ATP shifted its East Coast operation to Asbury Park in New Jersey for this year’s North American event, after three years in the endearingly ramshackle upstate New York venue Kutsher’s Country Club. The setting was a windswept beach town, largely made famous by Bruce Springsteen, where you could suck on an ice cream and pretend it was summer again while foreboding waves crashed into the shore. It wasn’t exactly ATP: Jersey Shore, but it’s about as close as we’ll ever get to that concept, with a series of bands delivering the most anti-Springsteen racket the good citizens of Asbury have ever heard.
If feels like Shellac barely operate outside the parameters of ATP anymore, but here they were again, taking to the cavernous Convention Center stage to bludgeon everyone with their ten-foot riffage. The sound initially echoed around the still-filling venue—which looks so much like a Seventies high school basketball court that I half expected the cast of Freaks and Geeks to appear — but after a couple of tracks Bob Weston’s bass gained its thump and Steve Albini’s guitar found its mettle. When they execute songs like ‘Wingwalker’ with such ruthless efficiency, all thoughts of them resting on their laurels quickly dissipate. Their noise might be incongruous with the cheerful kiss-me-kwik-hat surroundings of the nearby boardwalk, but it provided a hell of a wake up call for anyone settling into festival mode.
Friday was a little scarce on musical acts. Most people seemed primarily interested in seeing the first of Jeff Mangum’s sets, but Hannibal Buress and Reggie Watts did a decent job of entertaining people who either didn’t care about Neutral Milk Hotel or were seeing Mangum play later in the festival. Buress was particularly amusing, even doing a bit on Odd Future and outing himself as the person who fed 30 Rock star Tracy Morgan a line that got him into considerable trouble recently.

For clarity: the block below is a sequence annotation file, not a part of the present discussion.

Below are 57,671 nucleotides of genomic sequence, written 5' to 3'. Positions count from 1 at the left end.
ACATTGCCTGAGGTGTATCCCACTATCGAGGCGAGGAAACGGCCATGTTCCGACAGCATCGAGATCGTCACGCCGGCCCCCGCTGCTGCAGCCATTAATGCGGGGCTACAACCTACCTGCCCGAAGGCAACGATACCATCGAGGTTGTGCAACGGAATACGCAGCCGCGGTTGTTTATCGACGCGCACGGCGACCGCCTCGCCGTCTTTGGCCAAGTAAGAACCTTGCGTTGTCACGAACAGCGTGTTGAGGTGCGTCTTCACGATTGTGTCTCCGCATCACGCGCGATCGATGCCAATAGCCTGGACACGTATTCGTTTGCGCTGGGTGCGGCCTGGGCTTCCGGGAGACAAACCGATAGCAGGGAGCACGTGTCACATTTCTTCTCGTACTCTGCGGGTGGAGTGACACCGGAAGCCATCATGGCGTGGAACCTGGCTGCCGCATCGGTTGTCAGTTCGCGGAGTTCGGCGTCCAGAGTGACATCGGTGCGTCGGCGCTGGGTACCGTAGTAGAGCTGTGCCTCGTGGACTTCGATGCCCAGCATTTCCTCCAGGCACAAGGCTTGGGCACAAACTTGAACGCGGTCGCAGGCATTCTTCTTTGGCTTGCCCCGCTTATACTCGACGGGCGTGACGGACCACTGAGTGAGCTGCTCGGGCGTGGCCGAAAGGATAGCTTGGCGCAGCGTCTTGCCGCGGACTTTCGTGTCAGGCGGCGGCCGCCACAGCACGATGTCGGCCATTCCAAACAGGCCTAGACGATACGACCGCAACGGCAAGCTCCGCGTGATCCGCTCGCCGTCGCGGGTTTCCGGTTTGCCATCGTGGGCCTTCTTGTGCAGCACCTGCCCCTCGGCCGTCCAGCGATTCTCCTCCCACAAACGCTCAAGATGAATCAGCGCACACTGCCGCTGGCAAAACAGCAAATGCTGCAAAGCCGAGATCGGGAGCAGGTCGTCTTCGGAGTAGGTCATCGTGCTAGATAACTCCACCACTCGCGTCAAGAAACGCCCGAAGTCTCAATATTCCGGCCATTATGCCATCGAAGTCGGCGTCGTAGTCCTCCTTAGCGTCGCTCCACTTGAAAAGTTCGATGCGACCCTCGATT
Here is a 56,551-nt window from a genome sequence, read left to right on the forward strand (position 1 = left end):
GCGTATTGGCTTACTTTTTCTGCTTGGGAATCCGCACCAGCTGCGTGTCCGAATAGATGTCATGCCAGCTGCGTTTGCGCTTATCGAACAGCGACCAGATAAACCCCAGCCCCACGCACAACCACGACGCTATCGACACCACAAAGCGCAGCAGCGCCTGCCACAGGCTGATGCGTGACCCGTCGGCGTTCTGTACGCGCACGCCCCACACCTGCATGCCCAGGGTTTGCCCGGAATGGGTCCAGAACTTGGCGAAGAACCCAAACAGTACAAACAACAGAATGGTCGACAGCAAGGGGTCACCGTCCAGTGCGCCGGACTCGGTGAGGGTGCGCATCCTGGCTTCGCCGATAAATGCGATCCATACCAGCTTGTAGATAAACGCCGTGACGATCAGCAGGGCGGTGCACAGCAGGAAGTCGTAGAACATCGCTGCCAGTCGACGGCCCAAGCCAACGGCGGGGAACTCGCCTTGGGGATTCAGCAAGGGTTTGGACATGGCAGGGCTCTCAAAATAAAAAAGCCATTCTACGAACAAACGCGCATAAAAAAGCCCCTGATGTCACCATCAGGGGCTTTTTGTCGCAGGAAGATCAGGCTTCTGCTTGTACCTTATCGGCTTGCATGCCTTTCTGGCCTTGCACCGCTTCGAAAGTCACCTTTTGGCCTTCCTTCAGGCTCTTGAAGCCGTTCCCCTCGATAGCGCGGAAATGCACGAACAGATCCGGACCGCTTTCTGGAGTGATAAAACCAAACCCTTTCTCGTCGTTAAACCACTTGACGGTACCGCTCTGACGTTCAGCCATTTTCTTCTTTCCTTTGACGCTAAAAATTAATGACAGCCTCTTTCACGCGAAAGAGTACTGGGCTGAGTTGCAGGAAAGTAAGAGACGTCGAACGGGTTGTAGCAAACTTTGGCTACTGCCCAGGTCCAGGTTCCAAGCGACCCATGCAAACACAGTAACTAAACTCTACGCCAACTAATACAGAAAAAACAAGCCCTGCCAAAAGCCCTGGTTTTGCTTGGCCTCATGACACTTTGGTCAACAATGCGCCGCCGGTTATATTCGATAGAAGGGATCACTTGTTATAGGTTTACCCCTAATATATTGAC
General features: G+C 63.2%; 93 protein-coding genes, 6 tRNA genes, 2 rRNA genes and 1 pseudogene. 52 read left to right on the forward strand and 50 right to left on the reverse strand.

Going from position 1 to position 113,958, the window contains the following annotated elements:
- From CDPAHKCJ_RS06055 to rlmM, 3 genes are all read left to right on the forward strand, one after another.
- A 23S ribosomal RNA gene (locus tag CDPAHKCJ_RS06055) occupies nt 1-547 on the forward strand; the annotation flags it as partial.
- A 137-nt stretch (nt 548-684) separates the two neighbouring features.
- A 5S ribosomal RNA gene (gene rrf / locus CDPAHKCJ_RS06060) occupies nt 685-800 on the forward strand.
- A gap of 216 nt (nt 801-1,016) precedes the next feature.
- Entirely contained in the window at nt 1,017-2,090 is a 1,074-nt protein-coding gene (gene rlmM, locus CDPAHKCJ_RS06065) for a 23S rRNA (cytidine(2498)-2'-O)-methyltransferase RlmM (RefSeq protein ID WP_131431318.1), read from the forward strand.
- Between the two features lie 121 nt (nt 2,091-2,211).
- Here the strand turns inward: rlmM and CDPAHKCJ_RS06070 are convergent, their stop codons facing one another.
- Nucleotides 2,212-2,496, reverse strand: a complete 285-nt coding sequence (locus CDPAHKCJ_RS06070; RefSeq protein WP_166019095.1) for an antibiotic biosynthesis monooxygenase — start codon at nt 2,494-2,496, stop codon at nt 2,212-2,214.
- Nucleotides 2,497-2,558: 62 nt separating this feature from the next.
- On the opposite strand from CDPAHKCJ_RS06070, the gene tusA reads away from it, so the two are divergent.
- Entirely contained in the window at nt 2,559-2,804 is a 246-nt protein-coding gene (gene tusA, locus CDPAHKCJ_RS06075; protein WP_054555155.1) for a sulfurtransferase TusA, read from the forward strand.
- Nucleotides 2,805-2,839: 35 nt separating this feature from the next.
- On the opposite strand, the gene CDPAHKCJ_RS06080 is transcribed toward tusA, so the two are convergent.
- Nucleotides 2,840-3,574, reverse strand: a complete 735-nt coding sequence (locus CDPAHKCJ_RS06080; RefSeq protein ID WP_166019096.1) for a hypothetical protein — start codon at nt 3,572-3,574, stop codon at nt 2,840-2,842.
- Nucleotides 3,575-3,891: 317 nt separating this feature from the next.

Will Oldham had the task of following Jeff Mangum in his Bonnie 'Prince' Billy guise on Friday. Strangely, his set started far ahead of its scheduled time, meaning Oldham and his full band initially performed several songs to only about 20 people. That’s in keeping with the oddball persona he’s developed over the years—perversely, he seemed progressively less happy as more people flooded into the room. This was a glossy set of country songs, with all the ragged edges that made his earlier work so endearing long gone and, it seems, never likely to return. It was a pro outing that probably would have worked better on a hungover Sunday afternoon than as a Friday night headliner, but Oldham’s cracked voice can still send shivers when he wants it to.
Part of the ATP Asbury Park experience involved converting the nearby Asbury Lanes bowling alley into a makeshift venue, where Brian Shimkovitz of the Awesome Tapes From Africa blog DJ-ed on Friday. Apparently Shimkovitz DJs with those tapes he unearths, but it was difficult to see exactly what he was doing behind the piles of equipment. It didn’t really matter, because he got people to dance to a broad range of music from his collection, most of which we’re unlikely to hear again without downloading everything from his blog and scouring through it (which frankly isn’t such a bad idea).